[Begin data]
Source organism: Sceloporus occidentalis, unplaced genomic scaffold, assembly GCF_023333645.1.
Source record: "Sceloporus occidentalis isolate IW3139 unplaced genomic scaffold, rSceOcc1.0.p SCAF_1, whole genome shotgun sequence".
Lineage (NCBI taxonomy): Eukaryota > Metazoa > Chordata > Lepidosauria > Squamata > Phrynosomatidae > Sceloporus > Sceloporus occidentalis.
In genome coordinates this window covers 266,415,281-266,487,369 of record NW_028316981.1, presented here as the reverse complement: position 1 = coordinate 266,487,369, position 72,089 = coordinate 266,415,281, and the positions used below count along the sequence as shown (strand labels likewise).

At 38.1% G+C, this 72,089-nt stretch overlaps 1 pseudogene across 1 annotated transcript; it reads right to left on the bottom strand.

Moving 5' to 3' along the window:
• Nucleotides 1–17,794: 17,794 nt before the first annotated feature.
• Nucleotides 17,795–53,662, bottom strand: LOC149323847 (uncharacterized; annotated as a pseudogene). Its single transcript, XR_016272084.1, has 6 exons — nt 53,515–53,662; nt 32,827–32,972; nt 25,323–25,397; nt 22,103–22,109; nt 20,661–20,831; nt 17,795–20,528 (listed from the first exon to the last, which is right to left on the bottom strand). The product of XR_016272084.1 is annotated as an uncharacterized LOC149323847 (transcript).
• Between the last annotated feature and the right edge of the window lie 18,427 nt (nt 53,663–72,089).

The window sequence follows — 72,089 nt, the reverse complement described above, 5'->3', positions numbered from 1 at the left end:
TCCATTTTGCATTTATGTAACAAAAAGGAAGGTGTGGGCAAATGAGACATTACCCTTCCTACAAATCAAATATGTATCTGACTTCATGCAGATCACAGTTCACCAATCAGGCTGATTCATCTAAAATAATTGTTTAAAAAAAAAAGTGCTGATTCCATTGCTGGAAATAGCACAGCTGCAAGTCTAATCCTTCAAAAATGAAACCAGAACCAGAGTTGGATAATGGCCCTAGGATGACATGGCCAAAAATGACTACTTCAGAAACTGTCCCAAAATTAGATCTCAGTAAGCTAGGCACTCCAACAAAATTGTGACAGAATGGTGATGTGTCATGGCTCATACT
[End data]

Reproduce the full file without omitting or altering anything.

Source organism: Sceloporus occidentalis, unplaced genomic scaffold, assembly GCF_023333645.1.
Source record: "Sceloporus occidentalis isolate IW3139 unplaced genomic scaffold, rSceOcc1.0.p SCAF_1, whole genome shotgun sequence".
Lineage (NCBI taxonomy): Eukaryota > Metazoa > Chordata > Lepidosauria > Squamata > Phrynosomatidae > Sceloporus > Sceloporus occidentalis.
In genome coordinates this window covers 266,415,281-266,487,369 of record NW_028316981.1, presented here as the reverse complement: position 1 = coordinate 266,487,369, position 72,089 = coordinate 266,415,281, and the positions used below count along the sequence as shown (strand labels likewise).

At 38.1% G+C, this 72,089-nt stretch overlaps 1 pseudogene across 1 annotated transcript; it reads right to left on the bottom strand.

Moving 5' to 3' along the window:
• Nucleotides 1–17,794: 17,794 nt before the first annotated feature.
• Nucleotides 17,795–53,662, bottom strand: LOC149323847 (uncharacterized; annotated as a pseudogene). Its single transcript, XR_016272084.1, has 6 exons — nt 53,515–53,662; nt 32,827–32,972; nt 25,323–25,397; nt 22,103–22,109; nt 20,661–20,831; nt 17,795–20,528 (listed from the first exon to the last, which is right to left on the bottom strand). The product of XR_016272084.1 is annotated as an uncharacterized LOC149323847 (transcript).
• Between the last annotated feature and the right edge of the window lie 18,427 nt (nt 53,663–72,089).

The window sequence follows — 72,089 nt, the reverse complement described above, 5'->3', positions numbered from 1 at the left end:
TCCATTTTGCATTTATGTAACAAAAAGGAAGGTGTGGGCAAATGAGACATTACCCTTCCTACAAATCAAATATGTATCTGACTTCATGCAGATCACAGTTCACCAATCAGGCTGATTCATCTAAAATAATTGTTTAAAAAAAAAAGTGCTGATTCCATTGCTGGAAATAGCACAGCTGCAAGTCTAATCCTTCAAAAATGAAACCAGAACCAGAGTTGGATAATGGCCCTAGGATGACATGGCCAAAAATGACTACTTCAGAAACTGTCCCAAAATTAGATCTCAGTAAGCTAGGCACTCCAACAAAATTGTGACAGAATGGTGATGTGTCATGGCTCATACT